Babesia vesperuginis in insectivorous bats from China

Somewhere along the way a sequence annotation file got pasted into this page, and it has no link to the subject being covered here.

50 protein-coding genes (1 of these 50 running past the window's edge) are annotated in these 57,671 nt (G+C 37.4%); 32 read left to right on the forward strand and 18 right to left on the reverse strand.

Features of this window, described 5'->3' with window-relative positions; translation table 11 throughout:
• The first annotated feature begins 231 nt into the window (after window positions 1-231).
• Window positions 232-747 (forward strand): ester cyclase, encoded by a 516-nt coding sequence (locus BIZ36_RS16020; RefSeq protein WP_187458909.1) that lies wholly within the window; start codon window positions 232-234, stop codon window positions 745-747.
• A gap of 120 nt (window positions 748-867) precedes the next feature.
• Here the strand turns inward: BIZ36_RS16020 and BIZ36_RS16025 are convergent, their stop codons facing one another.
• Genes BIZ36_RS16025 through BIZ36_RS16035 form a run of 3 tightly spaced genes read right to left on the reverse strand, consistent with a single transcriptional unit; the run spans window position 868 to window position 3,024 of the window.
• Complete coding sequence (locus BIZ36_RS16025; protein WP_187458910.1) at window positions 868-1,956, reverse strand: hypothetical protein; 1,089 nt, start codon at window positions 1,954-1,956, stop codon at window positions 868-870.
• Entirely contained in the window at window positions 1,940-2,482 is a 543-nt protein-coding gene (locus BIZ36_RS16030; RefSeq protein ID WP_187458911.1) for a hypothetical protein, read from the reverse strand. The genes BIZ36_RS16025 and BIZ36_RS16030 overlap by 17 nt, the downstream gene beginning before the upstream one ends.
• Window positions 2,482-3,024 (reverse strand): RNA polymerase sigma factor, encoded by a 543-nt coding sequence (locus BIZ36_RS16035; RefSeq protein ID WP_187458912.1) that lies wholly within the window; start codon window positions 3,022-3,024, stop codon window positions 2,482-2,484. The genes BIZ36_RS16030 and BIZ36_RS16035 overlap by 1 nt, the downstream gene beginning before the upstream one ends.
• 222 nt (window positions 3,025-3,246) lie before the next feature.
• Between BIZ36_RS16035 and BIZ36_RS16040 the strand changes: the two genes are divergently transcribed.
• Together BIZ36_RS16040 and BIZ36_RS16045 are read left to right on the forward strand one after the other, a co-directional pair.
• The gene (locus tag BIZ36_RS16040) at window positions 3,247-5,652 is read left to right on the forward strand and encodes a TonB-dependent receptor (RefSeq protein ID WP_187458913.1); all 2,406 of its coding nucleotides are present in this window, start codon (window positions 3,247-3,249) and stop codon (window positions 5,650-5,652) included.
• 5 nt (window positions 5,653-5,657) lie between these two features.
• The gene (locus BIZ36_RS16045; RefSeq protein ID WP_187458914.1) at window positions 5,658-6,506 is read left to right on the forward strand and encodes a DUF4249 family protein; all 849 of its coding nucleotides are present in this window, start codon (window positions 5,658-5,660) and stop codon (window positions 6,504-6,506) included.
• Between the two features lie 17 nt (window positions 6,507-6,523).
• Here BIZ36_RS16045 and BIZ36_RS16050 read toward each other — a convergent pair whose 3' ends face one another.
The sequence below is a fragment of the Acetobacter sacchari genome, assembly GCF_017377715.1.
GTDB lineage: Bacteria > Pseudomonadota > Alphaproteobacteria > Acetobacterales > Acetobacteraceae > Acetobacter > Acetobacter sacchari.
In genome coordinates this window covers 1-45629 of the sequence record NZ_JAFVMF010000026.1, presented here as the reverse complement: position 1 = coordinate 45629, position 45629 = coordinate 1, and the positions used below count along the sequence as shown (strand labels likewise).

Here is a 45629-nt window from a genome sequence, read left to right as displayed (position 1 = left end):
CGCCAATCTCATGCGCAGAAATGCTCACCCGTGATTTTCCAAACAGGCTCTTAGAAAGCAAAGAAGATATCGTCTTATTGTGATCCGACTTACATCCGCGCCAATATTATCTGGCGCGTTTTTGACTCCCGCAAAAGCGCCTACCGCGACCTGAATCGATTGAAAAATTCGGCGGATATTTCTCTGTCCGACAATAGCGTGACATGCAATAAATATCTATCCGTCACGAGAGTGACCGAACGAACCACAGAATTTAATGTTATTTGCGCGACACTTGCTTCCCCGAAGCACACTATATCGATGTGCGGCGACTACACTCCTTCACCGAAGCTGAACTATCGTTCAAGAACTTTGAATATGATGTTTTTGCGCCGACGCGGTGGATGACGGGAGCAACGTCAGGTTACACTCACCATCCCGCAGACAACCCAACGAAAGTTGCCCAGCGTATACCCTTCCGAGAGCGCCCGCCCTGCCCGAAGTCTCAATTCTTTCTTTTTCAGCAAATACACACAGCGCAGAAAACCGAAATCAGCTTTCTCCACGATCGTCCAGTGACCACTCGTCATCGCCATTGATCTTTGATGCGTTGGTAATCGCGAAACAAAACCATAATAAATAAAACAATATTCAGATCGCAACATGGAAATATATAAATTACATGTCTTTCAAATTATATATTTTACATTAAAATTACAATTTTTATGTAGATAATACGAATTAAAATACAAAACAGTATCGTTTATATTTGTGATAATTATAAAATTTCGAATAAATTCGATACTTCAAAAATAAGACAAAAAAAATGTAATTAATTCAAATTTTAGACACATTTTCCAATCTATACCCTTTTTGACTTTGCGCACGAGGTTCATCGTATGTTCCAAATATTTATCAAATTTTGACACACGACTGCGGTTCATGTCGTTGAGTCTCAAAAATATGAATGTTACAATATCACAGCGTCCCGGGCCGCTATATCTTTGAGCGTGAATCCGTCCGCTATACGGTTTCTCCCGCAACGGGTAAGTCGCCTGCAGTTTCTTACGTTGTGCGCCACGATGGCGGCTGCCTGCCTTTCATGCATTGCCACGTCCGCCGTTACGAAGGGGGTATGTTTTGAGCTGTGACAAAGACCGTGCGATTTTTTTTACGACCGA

Babesia vesperuginis in insectivorous bats from China Background: To increase understanding of human bacterial and parasitic pathogens in bats, we investigated the prevalence of Babesia spp., Rickettsia spp., Anaplasma spp. and Coxiella burnetii in bats from China. Methods: Bats were captured from Mengyin County, Shandong Province of China using nets. DNA was extracted from the blood and spleen of bats for molecular detection of Babesia spp., Rickettsia spp., Anaplasma spp. and Coxiella burnetii with specific primers for each species. Results: A total of 146 spleen samples and 107 blood samples of insectivorous bats, which belonged to 6 species within two families, were collected from Mengyin County, Shandong Province of China. We found that two Eptesicus serotinus (2/15, 13.3%) were positive for Babesia vesperuginis. We were unable to detect genomic sequences for Rickettsia spp., Anaplasma spp. and Coxiella burnetii. Conclusions: To our knowledge, our study showed for the first time the presence of Babesia vesperuginis in Eptesicus serotinus collected from China, suggesting that Babesia vesperuginis has a broad host species and geographical distribution. Keywords: Bat, China, Babesia vesperuginis Background been almost exclusively Babesia vesperuginis [5–9], with Bats have been studied in recent years due to their asso- the exception of a study reporting Babesia canis, the ciation with several serious emerging viruses, such as causative agent of canine babesiosis, in the feces of bats SARS-Coronavirus, Hendra virus, Nipha virus, Ebola from Hungary [10]. In addition, a recent study reported virus and Marburg virus [1]. Most studies have focused the detection of B. vesperuginis, Babesia crassa and B. on emerging viruses; however, bacterial and parasitic canis in ixodid ticks on bats [11], which indicated that agents in bats have been largely neglected. We previ- bats could harbor a greater diversity of Babesia species ously showed that bats from northern China carried sev- and hard ticks could also play a role in Babesia trans- eral novel Bartonella spp. [2] as well as a diversity of mission among bats. The role of bats in the ecology of Ba- pathogenic Leptospira spp. [3]. To have a better under- besia spp. as well as the vectors involved in transmission of standing of bacterial and parasitic pathogens in bats, we Babesia spp. among bats deserves further investigation. expanded our study to several tick-borne bacterial and Rickettsia spp. are intracellular bacteria that are respon- parasitic pathogens, including Babesia spp., Rickettsia sible for life-threatening spotted and typhus fevers in spp., Anaplasma spp. and Coxiella burnetii. humans [12]. So far, Rickettsia spp. infections in bats were Babesia spp. are tick-transmitted protozoan hemopar- limited to several serological and molecular surveys in asites associated with a wide range of vertebrate hosts America, Africa and Europe. Antibodies against several worldwide [4]. So far, Babesia spp. detected in bats have spotted fever group (SFG) Rickettsia spp. were reported in bats from Brazil and USA [13, 14]. DNA of Rickettsia spp. was also detected in the blood samples of bats from * Correspondence: yuxuejie@whu.edu.cn Swaziland, South Africa and Saint Kitts Island [15, 16]. A Hui-Ju Han and Jian-Wei Liu contributed equally to this work. recent study conducted in Europe showed that Rickettsia Wuhan University School of Health Sciences, Wuhan, Hubei, China Full list of author information is available at the end of the article © The Author(s). 2018 Open Access This article is distributed under the terms of the Creative Commons Attribution 4.0 International License (http://creativecommons.org/licenses/by/4.0/), which permits unrestricted use, distribution, and reproduction in any medium, provided you give appropriate credit to the original author(s) and the source, provide a link to the Creative Commons license, and indicate if changes were made. The Creative Commons Public Domain Dedication waiver (http://creativecommons.org/publicdomain/zero/1.0/) applies to the data made available in this article, unless otherwise stated. Han et al. Parasites & Vectors (2018) 11:317 Page 2 of 5 spp. DNA was detected in bat feces [17]. Moreover, bat Briefly, bats were anesthetized for collecting blood sam- ectoparasites, including soft ticks (Argasidae), hard ticks ples, and were then killed with overdosed anesthetic to (Ixodidae) and flies (Nycteribiidae), were found to carry a collect organs. diversity of Rickettsia spp. that were identical to those found in bats, indicating the vector-borne transmission of Rickettsia spp. [18–23]. So far, there is a lack of knowledge Molecular detection for Babesia spp., Rickettsia spp., on Rickettsia spp. in bats in Asia. Anaplasma spp. and C. burnetii Anaplasma spp. belong to the order Rickettsiales, caus- Bat blood DNA extraction was performed with the ing tick-borne anaplasmosis in animals and humans [24]. Qiagen DNA Kit (Qiagen, Hilden, Germany) and the So far, there is no report of Anaplasma spp. in bats. spleen was extracted with the AllPrep DNA/RNA Coxiella burnetii is an obligate intracellular gram-negative Mini Kit (Qiagen), according to the manufacturer’s bacterium, and is the agent of Q fever [25]. So far, there are instructions. Blood DNA samples were screened for no reports of C. burnetii in bats. However, its existence in Babesia spp., Rickettsia spp. and Anaplasma spp. ticks from bats has been reported in Algeria [26]. Spleen DNA samples were screened for C. burnetii. Therefore, the aim of the study was to investigate the Primers used in this study are shown in Table 1. prevalence of Babesia spp., Rickettsia spp., Anaplasma For Babeisa spp., an initial screening PCR targeting spp. and C. burnetii in bats from China. 18S rDNA was conducted in a 50 μl mixture contain- ing 25 μl DreamTaq Green PCR Master Mix (2×) (Thermo Fisher Scientific, Waltham, MA, USA), 0.8 μl Methods 25 μmol/l of each forward and reverse primer (Sangon Bat sampling Biotech, Shanghai, China), 16.4 μl nuclease-free water, and Bats were captured with nets from Mengyin County, 7 μl blood DNA of each sample. Nuclease-free water was Shandong Province of China (117°45' to 118°15'N,35°27' used as negative controls. PCR was performed under the to 36°02'S) as part of an ongoing program of detecting following conditions: 1 denaturing cycle at 95 °C for 5 min novel microorganisms (viruses, bacteria and parasites) followed by 35 cycles at 95 °C for 30 s, 55°C for 30 s, and in bats. Identification of bat species was performed by 72 °C for 1 min and an additional final cycle at 72 °C for DNA sequencing the PCR amplified cytochrome b 10 min. (cytb) gene as described previously [27]. Details on the For 18S rDNA positive samples, an additional nested collection of bat specimens are as described previously [2]. PCR targeting cox1was performed. The first round PCR Table 1 PCR primers used for Babesia spp., Rickettsia spp. and Anaplasma spp. and C. burnetii screening Target agent PCR method Primer Primer sequences (5'→3') Target gene Amplicon size (bp) Tissue tested Reference Babesia spp. PCR BJ1 GTCTTGTAATTGGAATGATGG 18S rDNA ~500 Blood [10] BN2 TAGTTTATGGTTAGGACTACG Nested PCR Bab_For1 ATWGGATTYTATATGAGTAT cox1 924 [7] Bab_Rev1 ATAATCWGGWATYCTCCTTGG Bab_For2 TCTCTWCATGGWTTAATTATGATAT Bab_Rev2 TAGCTCCAATTGAHARWACAAAGTG Rickettsia spp. qPCR gltA-F GTGAATGAAAGATTACACTATTTAT gltA – Blood [30] gltA-R GTATCTTAGCAATCATTCTAATAGC qPCR 338-F GAMAAATGAATTATATACGCCGCAAA RC0338 gene – 338-R ATTATTKCCAAATATTCGTCCTGTAC Anaplasma spp. Nested PCR AE1-F AAGCTTAACACATGCAAGTCGAA 16S rRNA 926 Blood [31] AE1-R AGTCACTGACCCAACCTTAAATG EE3 GTCGAACGGATTATTCTTTATAGCTTGC EE4 CCCTTCCGTTAAGAAGGATCTAATCTCC Coxiella burnetii Nested PCR omp1 AGTAGAAGCATCCCAAGCATTG com1 438 Spleen [32] omp2 TGCCTGCTAGCTGTAACGATTG omp3 GAAGCGCAACAAGAAGAACA omp4 TGGAAGTTATCACGCAGTTG Han et al. Parasites & Vectors (2018) 11:317 Page 3 of 5 was conducted in a 25 μl mixture containing 0.125 μl After alignment by ClustalW with MEGA 7.0 [28], 5U/μl TakaRa Ex Taq (TaKaRa, Shiga, Japan), 2.5 μl phylogenetic trees were constructed using the Maximum 2+ 10×ExTaqbuffer (Mg free), 2 μl25mM MgCl ,2 μl Likelihood method with the Tamura-Nei model by using dNTP mixture (2.5 mM for each), 0.4 μl25 μmol/l of MEGA7.0, and bootstrap values were calculated with 1000 each forward and reverse primer, 12.6μl nuclease-free replicates. water and 5 μl blood DNA of each sample. The sec- ond round PCR was the same as described above for 18S rDNA except that 3 μl of first round PCR prod- Results uct was used as a template. The PCR condition was A total of 146 bats belonging to 6 species within two the same as described for 18S rDNA, but the anneal- families were sampled. Bats of the family Rhinolophidae ing temperature for the first and second rounds of included 4 Rhinolophus ferrumequinum and 14 Rhinolo- PCR were 45 °C and 49 °C, respectively. phus pusillus captured from a karst cave; bats of the For Anaplasma spp. and C. burnetii, a nested PCR family of Vespertilionidae included 26 Eptesicus seroti- was conducted as described for cox1of Babesia spp. nus from two farmers’ houses, 34 Myotis fimbriatus and Blood DNA and spleen DNA were used for the detec- 10 Myotis ricketti from a city sewer and 58 Myotis pequi- tion of Anaplasma spp. and C. burnetii, respectively. nius from a cave (Table 2). Finally, 146 spleen DNA The PCR conditions were the same as described for 18S samples were screened for C. burnetii, and 107 blood rDNA of Babesia spp. DNA samples were screened for Babesia spp., Rickettsia PCR products were analyzed by 1.2% agarose gel elec- spp. and Anaplasma spp. trophoresis and detected using ethidium bromide under In this study, we found that 2 out of 15 blood samples UV light. PCR products with expected sizes were excised of E. serotinus (2/15, 13.3%) were positive for Babesia from gels and extracted using a Gel Extraction Kit spp., while blood samples of the other 5 bat species (Rh. (Promega, Madison, WI, USA), which were then cloned ferrumequinum, Rh. pusillus, My. fimbriatus, My. ricketti into the pMD19-T vector (TaKaRa) for sequencing. and My. pequiniu) were all negative. BLAST analysis of Quantitative real-time PCR (qPCR) was used for the de- the 517 bp 18S rDNA sequences showed that the two tection of Rickettsia spp. The reaction was conducted in a Babesia spp. detected in E. serotinus in this study (desig- 50 μl mixture containing 25 μl FastStart Universal SYBR nated as bat Babesia vesperuginis SD030 and bat Babesia Green Master (ROX), 0.8 μl25 μmol/l of each forward vesperuginis SD043), which differed by 4 nucleotides, and reverse primer, 16.4 μl nuclease-free water, and 7 μl shared 99.4% similarity with B. vesperuginis (GenBank: blood DNA of each sample. The tests were performed AJ871610). BLAST analysis of the 924 bp cox1 sequences using a Light Cycler 480 II (Roche, Mannheim, Germany) showed that the bat Babesia vesperuginis SD030 and bat with the following conditions: an initial denaturation at 95 Babesia vesperuginis SD043 differed by 3 nucleotides, °C for 10 min, followed by 40 cycles at 95 °C for 10 s and and shared 98.2% and 98.1% similarity with B. vesperugi- at 58 °C for 30 s. Nuclease-free water was used as negative nis (GenBank: MF996533), respectively. Phylogenetic controls in each run. Results were considered positive if analysis of 18S rDNA and cox1genes also showed that the cycle threshold (Ct) value was lower than 36. Babeisa spp. detected in bats in this study clustered together with B. vesperuginis (Figs. 1 and 2). The 18S Phylogenetic analysis rDNA and cox1sequences of B.vesperuginis of this study Chromatograms were checked with Chromas 2.5.1 were deposited in the GenBank with accession numbers: (Technelysium, Tewantin, QLD, Australia) to exclude MG832414-MG832415 and MH234577-MH234578. double peaks, and sequences were analyzed with the We were unable to detect genomic sequences for Rick- BLAST programme (http://blast.ncbi.nlm.nih.gov/Blast.cgi). ettsia spp., Anaplasma spp. and C. burnetii. Table 2 Information of bats sampled from Mengyin County, Shandong Province of China Family Sampling site Species Common name Spleen samples Blood samples Rhinolophidae Karst Cave Rhinolophus ferrumequinum Greater horseshoe bat 4 3 Rhinolo phuspusillus Least horseshoe bat 14 10 Vespertilionidae Farmers’ houses Eptesicus serotinus Common serotine 26 15 City sewer Myotis fimbriatus Fringed long-footed myotis 34 16 Myotis ricketti Rickett’s big-footed myotis 10 5 Cave Myotis pequinius Peking myotis 58 58 Total 146 107 Han et al. Parasites & Vectors (2018) 11:317 Page 4 of 5 Discussion Babesia vesperuginis in bats was first described in bats from Italy, and later also found in bats from other parts of Europe (UK, Austria, Czech Republic, Romania) and South America (Colombia) [5, 7–9]. So far, B. vesperuginis has been detected in Nyctalus noctula and Pipistrellus sp. from Italy; My. mystacinus and Pipistrellus sp. from the UK; Mormoops megalophylla from Colombia; My. alcathoe, My. bechsteinii, My. myotis and Vespertilio murinus from Romania; Ny. noctula, Pi. nathusii and Pi. pipistrellus from the Czech Republic; Pi. pipistrellus and Ve. murinus from Austria; and Pi. pipistrellus from China [5–9]. The preva- lence of B. vesperuginis in Pipistrellus spp. in Europe has been reported as 8.45% (6/71), 9.22% (19/206), 16.7% (6/36) and 10% (5/48) [6, 7, 9, 29]. The prevalence of B. vesperugi- nis in Mo. megalophylla in South America and in N. noc- tula in Europe was reported to be 1.19% (2/168) and 1.63% Fig. 1 Phylogenetic tree based on the 517 bp 18S rDNA sequences (4/246), respectively [5, 7]. However, the prevalence of B. of Babesia spp. identified in this study and relevant sequences from GenBank. The tree was constructed with MEGA 7.0 by using the vesperuginis in other bat species might be biased due to the Maximum Likelihood method with the Tamura-Nei model. Only limited sample size [7, 8]. In this study, the prevalence of B. bootstrap values no lower than 75% were shown. Babesia vesperuginis in E. serotinus from China was 13.3% (2/15), vesperuginis detected in bats in this study are shown in bold, and which might also be biased by the limited sample size. To are designated as bat Babesia vesperuginis SD030 and bat Babesia our knowledge, this is the first report of B. vesperuginis in vesperuginis SD043. Theileria mutans was used as the outgroup E. serotinus,suggestingthat B. vesperuginis has a broad host species and geographical distribution. Natural and experimental infection showed that B.ves- peruginis was pathogenic to bats, which could result in symptoms such as lowered blood haemoglobin, raised white blood cell counts and enlarged spleen in bats [8]. Soft ticks (Argas vespertilionis) were suspected to play a role in the transmission of B. vesperuginis among bats [8]. Although no ticks were found on bats in this study, a recent study reported that soft ticks (Argas vespertilionis) collected from B. vesperuginis-positive bats (Pi. pipistrel- lus)werealsopositivefor B. vesperuginis in northwestern China [6], indicating that soft ticks might be the vector for B. vesperuginis transmission among bats. Conclusions We detected B. vesperuginis in E. serotinus collected from China, suggesting that B. vesperuginis has a broad host species and geographical distribution. Since B. ves- peruginis is pathogenic to bats, the finding of this species in China has some implications for the conservation of bats in China. Fig. 2 Phylogenetic tree based on the 924 bp cox1 sequences of Babesia spp. identified in this study and relevant sequences from the Acknowledgments We are grateful to Mengyin County Center for Disease Control and GenBank. The tree was constructed with MEGA 7.0 by using the Prevention for their assistance in bat collection. Maximum Likelihood method with the Tamura-Nei model. Only bootstrap values no lower than 75% were shown. Babesia vesperuginis detected in bats in this study are shown in bold, and Funding are designated as bat Babesia vesperuginis SD030 and bat Babesia This study was supported by a grant from National Natural Science Funds of vesperuginis SD043. Theileria parva was used as the outgroup China (No. 31570167). Han et al. Parasites & Vectors (2018) 11:317 Page 5 of 5 Availability of data and materials 16. Reeves WK, Beck J, Orlova MV, Daly JL, Pippin K, Revan F, et al. Ecology of The B. vesperuginis sequences of this study are available in the GenBank bats, their ectoparasites, and associated pathogens on Saint Kitts Island. J under the accession numbers MG832414-MG832415 and MH234577- Med Entomol. 2016. MH234578. 17. Hornok S, Szőke K, Estók P, Krawczyk A, Haarsma AJ, Kováts D, et al. Assessing bat droppings and predatory bird pellets for vector-borne bacteria: molecular evidence of bat-associated Neorickettsia sp. in Europe. Authors’ contributions Antonie Van Leeuwenhoek. 2018. https://doi.org/10.1007/s10482-018-1043-7. HJH designed the study. HJH, JWL, HLW, XRQ, MZ, LJW, CMZ and YLZ 18. Piksa K, Stańczak J, Biernat B, Górz A, Nowak-Chmura M, Siuda K. Detection participated in bat sampling and performed the experiments. HJH and RQ of Borrelia burgdorferi sensu lato and spotted fever group Rickettsiae in hard helped in data analysis. HJH, XJY and HY wrote the manuscript. All authors ticks (Acari, Ixodidae) parasitizing bats in Poland. Parasitol Res. 2016;115: read and approved the final manuscript. 1727–31. 19. Sánchez-Montes S, Guzmán-Cornejo C, Martínez-Nájera Y, Becker I, Venzal Ethical approval JM, Labruna MB. Rickettsia lusitaniae associated with Ornithodoros The collection of bats for microbiological studies was approved by the Ethics yumatensis (Acari: Argasidae) from two caves in Yucatan, Mexico. Ticks Tick Committee of Prevention Medicine of Shandong University (No.20150501). Borne Dis. 2016;7:1097–101. 20. Tahir D, Socolovschi C, Marié JL, Ganay G, Berenger JM, Bompar JM, et al. Competing interests New Rickettsia species in soft ticks Ornithodoros hasei collected from bats in The authors declare that they have no competing interests. French Guiana. Ticks Tick Borne Dis. 2016;7:1089–96. 21. Socolovschi C, Kernif T, Raoult D, Parola P. Borrelia, Rickettsia, and Ehrlichia species in bat ticks, France, 2010. Emerg Infect Dis. 2012;18:1966–75. Publisher’sNote 22. Loftis AD, Gill JS, Schriefer ME, Levin ML, Eremeeva ME, Gilchrist MJ, et al. 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Diversity of Bartonella and Rickettsia spp. in bats and their blood-feeding ectoparasites from South Africa and Swaziland. PLoS One. 2016;11:e0152077. http://www.deepdyve.com/assets/images/DeepDyve-Logo-lg.png Parasites & Vectors Springer Journals